[1] Wilkins, Michael & Moreland, JP editors, “Jesus Under Fire,” Zondervan Publishing, 1995  Pg. 154

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{ 8 comments… add one }
  • Vinny January 19, 2010, 3:20 pm

    Nothing that A.N. Sherwin-White wrote supports the argument that the gospels were written to early to contain legendary materials. In fact, he wrote “Certainly a deal of distortion can affect a story that is given literary form a generation or two after the event, whether for national glorification or political spite, or for the didactic or symbolic exposition of ideas.” He in fact acknowledged that legends sprung up around Alexander the Great during his lifetime.

  • Steve January 19, 2010, 9:13 pm

    Dear Vinny,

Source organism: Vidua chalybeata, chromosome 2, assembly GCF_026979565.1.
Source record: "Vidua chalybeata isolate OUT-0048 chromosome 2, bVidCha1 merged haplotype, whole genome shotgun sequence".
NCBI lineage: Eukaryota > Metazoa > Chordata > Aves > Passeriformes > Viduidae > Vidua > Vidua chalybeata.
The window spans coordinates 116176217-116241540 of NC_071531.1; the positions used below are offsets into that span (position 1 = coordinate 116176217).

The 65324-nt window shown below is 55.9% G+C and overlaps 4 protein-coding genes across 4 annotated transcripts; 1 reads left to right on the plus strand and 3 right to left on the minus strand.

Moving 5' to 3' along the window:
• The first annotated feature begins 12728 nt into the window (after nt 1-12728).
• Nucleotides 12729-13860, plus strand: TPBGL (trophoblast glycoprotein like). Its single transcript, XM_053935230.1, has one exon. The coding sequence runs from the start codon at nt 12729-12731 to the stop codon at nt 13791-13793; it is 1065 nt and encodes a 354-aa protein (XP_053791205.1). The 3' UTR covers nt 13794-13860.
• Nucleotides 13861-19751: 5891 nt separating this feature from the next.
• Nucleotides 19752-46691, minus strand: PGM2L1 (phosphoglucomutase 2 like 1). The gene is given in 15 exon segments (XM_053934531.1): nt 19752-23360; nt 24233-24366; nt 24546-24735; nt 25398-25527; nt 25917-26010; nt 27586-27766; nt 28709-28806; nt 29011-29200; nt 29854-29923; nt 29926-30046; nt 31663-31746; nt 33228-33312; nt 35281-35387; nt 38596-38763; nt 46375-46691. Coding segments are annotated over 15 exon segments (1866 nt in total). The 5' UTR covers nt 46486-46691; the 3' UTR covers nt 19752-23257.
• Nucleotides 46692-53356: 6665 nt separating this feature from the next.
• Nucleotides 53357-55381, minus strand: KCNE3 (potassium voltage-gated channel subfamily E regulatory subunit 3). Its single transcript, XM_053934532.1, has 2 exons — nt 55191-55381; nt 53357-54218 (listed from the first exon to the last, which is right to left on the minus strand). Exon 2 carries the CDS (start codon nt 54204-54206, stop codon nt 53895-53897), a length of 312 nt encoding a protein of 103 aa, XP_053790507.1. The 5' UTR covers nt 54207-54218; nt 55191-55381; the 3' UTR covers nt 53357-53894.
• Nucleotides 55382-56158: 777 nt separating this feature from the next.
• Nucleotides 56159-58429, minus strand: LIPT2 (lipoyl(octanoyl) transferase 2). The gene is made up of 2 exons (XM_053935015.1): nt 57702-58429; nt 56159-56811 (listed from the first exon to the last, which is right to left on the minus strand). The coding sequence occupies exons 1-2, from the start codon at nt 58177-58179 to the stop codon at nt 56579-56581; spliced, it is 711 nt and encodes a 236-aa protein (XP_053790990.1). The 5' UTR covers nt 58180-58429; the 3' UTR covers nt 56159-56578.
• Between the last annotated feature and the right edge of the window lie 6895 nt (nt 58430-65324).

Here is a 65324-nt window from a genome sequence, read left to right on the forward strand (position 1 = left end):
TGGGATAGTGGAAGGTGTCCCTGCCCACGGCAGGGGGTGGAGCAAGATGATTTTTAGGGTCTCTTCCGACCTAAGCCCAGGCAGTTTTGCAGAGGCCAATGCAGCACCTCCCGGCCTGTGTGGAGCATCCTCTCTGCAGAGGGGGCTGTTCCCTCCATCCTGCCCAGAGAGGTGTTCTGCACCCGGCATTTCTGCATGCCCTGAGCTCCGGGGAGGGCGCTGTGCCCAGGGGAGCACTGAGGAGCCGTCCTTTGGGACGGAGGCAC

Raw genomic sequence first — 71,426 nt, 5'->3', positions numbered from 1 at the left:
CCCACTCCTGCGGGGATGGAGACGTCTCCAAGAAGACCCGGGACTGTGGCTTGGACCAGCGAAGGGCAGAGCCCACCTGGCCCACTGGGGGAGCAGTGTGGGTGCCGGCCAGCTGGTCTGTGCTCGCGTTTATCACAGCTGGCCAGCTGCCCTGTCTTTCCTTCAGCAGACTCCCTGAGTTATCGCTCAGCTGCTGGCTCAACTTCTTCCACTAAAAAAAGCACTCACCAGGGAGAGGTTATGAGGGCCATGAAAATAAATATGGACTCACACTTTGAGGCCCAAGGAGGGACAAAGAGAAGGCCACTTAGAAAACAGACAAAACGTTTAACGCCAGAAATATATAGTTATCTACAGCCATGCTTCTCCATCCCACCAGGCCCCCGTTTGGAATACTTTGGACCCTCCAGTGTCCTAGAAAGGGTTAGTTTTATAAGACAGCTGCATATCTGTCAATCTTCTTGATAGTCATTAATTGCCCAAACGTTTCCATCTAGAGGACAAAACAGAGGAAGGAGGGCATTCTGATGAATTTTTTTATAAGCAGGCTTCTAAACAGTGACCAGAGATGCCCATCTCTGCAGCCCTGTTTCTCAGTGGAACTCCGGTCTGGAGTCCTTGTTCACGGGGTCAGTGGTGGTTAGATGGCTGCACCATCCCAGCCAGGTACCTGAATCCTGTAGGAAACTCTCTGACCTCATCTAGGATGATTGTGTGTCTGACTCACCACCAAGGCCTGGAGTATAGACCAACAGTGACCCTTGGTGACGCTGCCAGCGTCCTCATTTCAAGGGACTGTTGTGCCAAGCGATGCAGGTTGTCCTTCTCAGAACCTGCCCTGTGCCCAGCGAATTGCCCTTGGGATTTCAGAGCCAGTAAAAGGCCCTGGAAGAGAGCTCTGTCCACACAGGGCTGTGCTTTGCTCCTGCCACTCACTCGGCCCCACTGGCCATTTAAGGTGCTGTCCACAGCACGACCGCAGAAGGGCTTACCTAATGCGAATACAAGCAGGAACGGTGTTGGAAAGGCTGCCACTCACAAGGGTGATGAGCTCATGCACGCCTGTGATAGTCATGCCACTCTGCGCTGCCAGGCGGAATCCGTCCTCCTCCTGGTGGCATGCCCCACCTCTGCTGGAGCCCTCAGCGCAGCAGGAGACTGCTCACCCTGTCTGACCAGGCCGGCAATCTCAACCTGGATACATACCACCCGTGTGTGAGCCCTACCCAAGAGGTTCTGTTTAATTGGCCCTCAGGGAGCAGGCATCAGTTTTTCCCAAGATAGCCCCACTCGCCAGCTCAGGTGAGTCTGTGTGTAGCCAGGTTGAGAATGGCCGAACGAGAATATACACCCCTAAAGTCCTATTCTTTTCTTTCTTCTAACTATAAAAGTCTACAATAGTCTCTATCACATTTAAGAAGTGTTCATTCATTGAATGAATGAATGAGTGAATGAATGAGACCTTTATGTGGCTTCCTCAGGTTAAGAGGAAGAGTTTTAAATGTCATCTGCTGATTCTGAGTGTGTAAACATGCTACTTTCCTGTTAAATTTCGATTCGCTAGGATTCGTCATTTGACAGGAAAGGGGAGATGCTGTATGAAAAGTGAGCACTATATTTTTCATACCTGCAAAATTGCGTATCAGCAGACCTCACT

I appreciate you insights into what I wrote. A.N. Sherwin-White did acknowledge in classical historiography the sources are usually biased and removed at least one or two generations or even centuries from the event they narrate. However, he did remark historians still reconstruct with confidence what happened. You have to admit, if my reasoning (concerning the destruction of the temple) is correct and the Gospel writers wrote 25-40 years after the death of Jesus, then we have good reason to trust what they said is at least historically accurate. Remember, these writings circulated in the very place Jesus was crucified and resurrected. If you are going to make up a legend you make sure there are no living eyewitnesses of the events in question. You can do that by writing 60-100 years after the events or take the story hundreds of miles away. Please tell me how difficult it is to sell a religion in the hostile environment of Jerusalem (Jews at that time were not fans of Jesus the Messiah and Rome worshipped their emperors), with legendary accounts. Christianity would never have gotten off the ground. However, we see an explosion of new believers at the very site of the crucifixion and resurrection. Thousands of devoted followers of Judaism left their belief system and risked eternal damnation to become follower of Jesus Christ. And you think writings that circulated through these audiences were created for national glorification or political spite or for the didactic or symbolic exposition of ideas would have produced such an incredible occurrence. How hard is it to convince a person, who has been raised in a religious belief his or her entire life and that belief is lived out daily, to make a complete change? People who waffle on beliefs change all the time but I talk to people with strong beliefs and convincing them they need to change is almost impossible; yet, it happened by the thousands while these writings were being circulated.